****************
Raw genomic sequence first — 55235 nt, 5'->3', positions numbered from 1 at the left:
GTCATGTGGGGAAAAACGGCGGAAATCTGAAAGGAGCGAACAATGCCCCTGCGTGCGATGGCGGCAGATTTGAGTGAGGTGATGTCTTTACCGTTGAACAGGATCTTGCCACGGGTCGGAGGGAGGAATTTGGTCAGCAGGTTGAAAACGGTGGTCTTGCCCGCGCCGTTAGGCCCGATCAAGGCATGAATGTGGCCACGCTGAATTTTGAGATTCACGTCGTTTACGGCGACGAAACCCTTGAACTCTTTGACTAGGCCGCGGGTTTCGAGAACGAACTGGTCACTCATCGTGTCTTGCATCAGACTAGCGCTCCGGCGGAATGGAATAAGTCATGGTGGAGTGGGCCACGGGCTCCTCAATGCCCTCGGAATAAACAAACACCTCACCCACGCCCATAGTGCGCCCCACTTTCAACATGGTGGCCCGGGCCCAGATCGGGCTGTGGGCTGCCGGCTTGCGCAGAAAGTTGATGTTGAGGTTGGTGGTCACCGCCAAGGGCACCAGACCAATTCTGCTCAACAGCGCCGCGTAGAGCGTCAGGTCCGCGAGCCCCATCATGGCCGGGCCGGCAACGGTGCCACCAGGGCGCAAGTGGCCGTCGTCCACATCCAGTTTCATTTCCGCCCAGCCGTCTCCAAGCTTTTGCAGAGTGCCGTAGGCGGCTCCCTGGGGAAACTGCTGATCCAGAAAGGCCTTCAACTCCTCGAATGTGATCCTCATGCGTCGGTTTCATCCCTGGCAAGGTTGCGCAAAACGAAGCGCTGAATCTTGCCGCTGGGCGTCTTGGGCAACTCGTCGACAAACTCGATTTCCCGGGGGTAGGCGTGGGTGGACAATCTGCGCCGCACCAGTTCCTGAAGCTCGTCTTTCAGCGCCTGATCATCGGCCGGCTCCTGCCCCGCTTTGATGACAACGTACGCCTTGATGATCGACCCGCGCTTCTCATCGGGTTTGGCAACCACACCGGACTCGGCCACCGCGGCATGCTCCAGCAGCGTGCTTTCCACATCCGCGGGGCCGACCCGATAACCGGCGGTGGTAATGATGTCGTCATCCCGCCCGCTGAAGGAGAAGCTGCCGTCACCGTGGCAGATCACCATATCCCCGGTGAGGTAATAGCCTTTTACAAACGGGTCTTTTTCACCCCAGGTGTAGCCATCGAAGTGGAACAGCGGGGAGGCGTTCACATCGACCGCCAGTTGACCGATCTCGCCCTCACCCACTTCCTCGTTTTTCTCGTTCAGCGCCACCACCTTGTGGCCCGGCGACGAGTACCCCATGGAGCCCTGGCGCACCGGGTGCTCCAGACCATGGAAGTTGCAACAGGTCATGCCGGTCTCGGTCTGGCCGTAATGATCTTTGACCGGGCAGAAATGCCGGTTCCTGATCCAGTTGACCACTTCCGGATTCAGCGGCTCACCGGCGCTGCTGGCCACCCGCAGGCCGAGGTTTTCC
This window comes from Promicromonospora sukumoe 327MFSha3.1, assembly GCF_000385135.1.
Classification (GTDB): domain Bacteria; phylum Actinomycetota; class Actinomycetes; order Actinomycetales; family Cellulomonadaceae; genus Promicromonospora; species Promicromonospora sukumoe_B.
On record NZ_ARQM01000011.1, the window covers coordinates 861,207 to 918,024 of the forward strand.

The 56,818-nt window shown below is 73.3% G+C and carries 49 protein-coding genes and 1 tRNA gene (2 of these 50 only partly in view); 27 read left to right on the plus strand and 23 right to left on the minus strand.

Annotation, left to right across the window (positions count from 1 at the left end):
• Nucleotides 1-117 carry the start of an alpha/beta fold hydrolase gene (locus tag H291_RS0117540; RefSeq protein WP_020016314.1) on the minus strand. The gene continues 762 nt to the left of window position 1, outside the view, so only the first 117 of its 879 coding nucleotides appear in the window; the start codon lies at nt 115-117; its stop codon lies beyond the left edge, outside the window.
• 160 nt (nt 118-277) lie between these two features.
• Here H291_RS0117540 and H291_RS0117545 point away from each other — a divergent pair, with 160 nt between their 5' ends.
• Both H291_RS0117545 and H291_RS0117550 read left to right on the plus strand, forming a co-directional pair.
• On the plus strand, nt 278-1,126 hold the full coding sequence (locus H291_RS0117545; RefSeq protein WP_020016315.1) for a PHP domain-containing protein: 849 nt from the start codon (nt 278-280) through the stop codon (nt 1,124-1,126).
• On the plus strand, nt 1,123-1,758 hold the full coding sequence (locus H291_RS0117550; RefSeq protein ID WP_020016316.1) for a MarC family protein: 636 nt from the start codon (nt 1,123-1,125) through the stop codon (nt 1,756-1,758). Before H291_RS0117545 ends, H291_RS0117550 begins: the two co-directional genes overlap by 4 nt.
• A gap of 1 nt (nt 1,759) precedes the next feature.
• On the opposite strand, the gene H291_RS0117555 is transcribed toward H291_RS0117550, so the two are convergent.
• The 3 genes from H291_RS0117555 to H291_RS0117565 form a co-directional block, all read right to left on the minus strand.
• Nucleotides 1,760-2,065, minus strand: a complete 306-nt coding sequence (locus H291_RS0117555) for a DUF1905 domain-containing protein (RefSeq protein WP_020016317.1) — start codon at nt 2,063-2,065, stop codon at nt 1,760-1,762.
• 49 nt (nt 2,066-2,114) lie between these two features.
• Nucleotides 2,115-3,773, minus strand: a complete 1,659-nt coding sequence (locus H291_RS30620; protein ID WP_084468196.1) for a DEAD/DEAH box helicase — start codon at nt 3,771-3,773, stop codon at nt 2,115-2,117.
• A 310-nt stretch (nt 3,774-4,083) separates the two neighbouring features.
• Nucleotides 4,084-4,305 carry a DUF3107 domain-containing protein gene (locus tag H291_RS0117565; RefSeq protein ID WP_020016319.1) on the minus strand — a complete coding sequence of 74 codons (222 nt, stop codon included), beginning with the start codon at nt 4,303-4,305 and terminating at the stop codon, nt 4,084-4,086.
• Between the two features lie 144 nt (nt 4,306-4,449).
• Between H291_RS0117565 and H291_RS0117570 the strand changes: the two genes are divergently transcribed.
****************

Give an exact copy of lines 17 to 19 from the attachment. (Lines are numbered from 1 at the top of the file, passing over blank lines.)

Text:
• Nucleotides 1,760-2,065, minus strand: a complete 306-nt coding sequence (locus H291_RS0117555) for a DUF1905 domain-containing protein (RefSeq protein WP_020016317.1) — start codon at nt 2,063-2,065, stop codon at nt 1,760-1,762.
• 49 nt (nt 2,066-2,114) lie between these two features.
• Nucleotides 2,115-3,773, minus strand: a complete 1,659-nt coding sequence (locus H291_RS30620; protein ID WP_084468196.1) for a DEAD/DEAH box helicase — start codon at nt 3,771-3,773, stop codon at nt 2,115-2,117.